Studying our predecessors helps us understand who we are
We get to learn about our society by exploring how past societies and cultures were structured.
Terminology and topics
B.C or B.C.E
B.C refers to before Christ while A.D, which is often used refers to Anno Domini or in the year of our Lord. A Monk developed the system in the year 525. Other more recent terms used by systems include B.C.E, which means before the Common Era and C.E for Common Era. The new systems currently work as replacements for B.C and A.D. they dictate that time goes backwards B.CE and forward C.E.
Dates are often preceded by a c and a ca which are abbreviations for the Latin word circa which stands for approximately or around.
A decade represents ten years, a century one hundred, and a millennium one thousand. Archaeology is the study of people during the prehistoric and historic times through the analysis of monuments remains artifacts and inscriptions. Anthropology is the scientific study of origins, cultural and physical development, human beliefs, customs and biological characteristics.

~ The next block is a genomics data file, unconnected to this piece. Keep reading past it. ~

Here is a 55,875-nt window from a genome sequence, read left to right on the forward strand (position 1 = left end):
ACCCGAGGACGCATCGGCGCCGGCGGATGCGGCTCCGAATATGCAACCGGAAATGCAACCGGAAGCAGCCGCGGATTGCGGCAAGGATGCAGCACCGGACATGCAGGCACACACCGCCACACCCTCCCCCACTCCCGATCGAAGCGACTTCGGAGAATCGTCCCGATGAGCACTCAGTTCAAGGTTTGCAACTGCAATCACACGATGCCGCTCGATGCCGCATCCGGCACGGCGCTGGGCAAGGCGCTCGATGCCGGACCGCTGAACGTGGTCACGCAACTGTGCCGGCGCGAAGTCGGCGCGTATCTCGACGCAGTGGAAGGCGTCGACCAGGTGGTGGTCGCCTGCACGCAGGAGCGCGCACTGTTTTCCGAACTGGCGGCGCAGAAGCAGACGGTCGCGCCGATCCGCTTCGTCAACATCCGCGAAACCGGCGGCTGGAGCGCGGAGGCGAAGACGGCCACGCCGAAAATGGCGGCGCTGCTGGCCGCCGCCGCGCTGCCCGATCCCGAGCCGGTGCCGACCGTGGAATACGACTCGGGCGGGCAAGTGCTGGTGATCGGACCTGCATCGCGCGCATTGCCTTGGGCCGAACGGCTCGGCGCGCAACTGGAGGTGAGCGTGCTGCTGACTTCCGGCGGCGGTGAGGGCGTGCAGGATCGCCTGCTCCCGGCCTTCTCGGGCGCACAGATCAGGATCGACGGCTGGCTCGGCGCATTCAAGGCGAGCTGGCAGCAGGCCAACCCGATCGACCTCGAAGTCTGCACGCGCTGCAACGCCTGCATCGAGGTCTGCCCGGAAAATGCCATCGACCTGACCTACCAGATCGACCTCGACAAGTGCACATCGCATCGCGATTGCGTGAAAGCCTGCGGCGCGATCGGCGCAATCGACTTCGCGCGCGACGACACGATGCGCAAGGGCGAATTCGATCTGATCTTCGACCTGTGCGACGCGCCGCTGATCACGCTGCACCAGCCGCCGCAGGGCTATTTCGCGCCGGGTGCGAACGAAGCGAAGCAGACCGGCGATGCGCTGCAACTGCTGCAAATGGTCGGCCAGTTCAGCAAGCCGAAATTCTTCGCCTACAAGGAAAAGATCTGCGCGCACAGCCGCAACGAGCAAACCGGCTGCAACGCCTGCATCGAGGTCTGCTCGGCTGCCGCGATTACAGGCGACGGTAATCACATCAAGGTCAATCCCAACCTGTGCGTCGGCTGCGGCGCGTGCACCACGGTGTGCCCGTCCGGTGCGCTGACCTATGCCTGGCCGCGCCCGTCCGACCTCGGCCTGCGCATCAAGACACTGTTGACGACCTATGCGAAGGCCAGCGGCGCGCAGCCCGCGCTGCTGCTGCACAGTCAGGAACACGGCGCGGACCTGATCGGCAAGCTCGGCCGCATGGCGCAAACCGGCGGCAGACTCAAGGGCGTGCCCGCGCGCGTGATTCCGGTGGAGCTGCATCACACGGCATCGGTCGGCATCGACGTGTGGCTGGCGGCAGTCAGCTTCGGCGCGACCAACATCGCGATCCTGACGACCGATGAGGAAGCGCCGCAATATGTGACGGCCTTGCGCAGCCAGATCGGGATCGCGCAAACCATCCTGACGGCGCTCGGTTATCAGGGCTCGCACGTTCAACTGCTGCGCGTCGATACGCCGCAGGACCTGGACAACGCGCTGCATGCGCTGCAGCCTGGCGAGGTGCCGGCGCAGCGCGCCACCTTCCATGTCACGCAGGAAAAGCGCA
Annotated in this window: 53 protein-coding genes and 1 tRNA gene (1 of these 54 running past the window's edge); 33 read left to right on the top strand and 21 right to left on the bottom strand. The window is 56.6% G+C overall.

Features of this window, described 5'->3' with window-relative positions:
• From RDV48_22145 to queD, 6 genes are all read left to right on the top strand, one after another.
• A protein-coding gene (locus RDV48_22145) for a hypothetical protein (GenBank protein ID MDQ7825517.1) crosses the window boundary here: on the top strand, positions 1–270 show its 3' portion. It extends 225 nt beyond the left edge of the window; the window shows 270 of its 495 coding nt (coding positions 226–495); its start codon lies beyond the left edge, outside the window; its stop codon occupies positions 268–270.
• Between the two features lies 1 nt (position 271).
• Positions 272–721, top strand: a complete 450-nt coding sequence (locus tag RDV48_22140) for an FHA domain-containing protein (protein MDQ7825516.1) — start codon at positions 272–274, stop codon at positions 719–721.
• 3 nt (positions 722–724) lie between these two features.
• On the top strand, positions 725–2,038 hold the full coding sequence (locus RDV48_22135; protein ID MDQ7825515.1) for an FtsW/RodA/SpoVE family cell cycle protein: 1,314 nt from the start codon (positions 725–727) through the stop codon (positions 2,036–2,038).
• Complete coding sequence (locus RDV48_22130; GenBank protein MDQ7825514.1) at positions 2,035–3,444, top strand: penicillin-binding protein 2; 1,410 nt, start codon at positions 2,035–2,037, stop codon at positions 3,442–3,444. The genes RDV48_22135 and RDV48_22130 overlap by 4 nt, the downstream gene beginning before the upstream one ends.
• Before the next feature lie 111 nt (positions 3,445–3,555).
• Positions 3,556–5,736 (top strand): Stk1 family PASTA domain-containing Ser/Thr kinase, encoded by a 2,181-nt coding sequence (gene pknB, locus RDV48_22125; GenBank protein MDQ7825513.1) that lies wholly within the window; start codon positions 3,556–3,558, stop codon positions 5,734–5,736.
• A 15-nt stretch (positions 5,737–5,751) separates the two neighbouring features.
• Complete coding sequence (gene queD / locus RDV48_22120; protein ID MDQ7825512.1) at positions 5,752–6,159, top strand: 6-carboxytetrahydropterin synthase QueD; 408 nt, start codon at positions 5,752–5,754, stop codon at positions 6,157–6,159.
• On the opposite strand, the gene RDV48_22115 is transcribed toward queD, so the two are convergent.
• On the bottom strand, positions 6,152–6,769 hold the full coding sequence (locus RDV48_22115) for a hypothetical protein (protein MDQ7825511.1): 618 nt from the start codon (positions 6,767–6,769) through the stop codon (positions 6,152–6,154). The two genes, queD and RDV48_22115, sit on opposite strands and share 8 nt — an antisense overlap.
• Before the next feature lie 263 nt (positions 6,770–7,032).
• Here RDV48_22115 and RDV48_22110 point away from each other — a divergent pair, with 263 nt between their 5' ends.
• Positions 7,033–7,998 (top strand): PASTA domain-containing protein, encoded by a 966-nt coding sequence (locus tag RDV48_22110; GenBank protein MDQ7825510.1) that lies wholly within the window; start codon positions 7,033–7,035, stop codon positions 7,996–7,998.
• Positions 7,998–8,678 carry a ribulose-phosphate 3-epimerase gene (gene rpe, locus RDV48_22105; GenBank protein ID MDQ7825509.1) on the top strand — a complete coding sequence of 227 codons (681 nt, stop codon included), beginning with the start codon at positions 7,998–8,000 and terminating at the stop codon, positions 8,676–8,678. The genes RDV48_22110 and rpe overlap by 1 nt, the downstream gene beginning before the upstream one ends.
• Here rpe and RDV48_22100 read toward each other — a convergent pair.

Civilization in Mesopotamia
Mesopotamia is a Greek word that means river and translated to between two rivers. It is the current Iraq and is on the plains of Tigris and Euphrates. It was highly cultivated and irrigated by canals from the two rivers. It was an averagely dry area, but the silt from the two rivers enriched the plains of southern Mesopotamia. The land was dependent on the melting of the uplands where the rivers would flow into the lowlands. There were instances where the rivers would flood causing disasters in the area. Therefore, development of an elaborate system to prevent flooding and ensure growing of crops was necessary.